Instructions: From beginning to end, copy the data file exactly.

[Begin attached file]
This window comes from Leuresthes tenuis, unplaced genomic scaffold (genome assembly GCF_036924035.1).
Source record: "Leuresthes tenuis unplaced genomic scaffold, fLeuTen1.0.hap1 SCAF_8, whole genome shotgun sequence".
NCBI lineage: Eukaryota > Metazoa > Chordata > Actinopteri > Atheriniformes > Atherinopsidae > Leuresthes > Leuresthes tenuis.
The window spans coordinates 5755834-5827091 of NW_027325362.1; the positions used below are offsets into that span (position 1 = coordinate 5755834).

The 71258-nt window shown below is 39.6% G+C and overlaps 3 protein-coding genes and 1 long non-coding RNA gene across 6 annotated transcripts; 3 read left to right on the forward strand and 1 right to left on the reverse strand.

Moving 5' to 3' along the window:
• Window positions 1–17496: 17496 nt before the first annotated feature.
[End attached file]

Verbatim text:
This window comes from Leuresthes tenuis, unplaced genomic scaffold (genome assembly GCF_036924035.1).
Source record: "Leuresthes tenuis unplaced genomic scaffold, fLeuTen1.0.hap1 SCAF_8, whole genome shotgun sequence".
NCBI lineage: Eukaryota > Metazoa > Chordata > Actinopteri > Atheriniformes > Atherinopsidae > Leuresthes > Leuresthes tenuis.
The window spans coordinates 5755834-5827091 of NW_027325362.1; the positions used below are offsets into that span (position 1 = coordinate 5755834).

The 71258-nt window shown below is 39.6% G+C and overlaps 3 protein-coding genes and 1 long non-coding RNA gene across 6 annotated transcripts; 3 read left to right on the forward strand and 1 right to left on the reverse strand.

Moving 5' to 3' along the window:
• Window positions 1–17496: 17496 nt before the first annotated feature.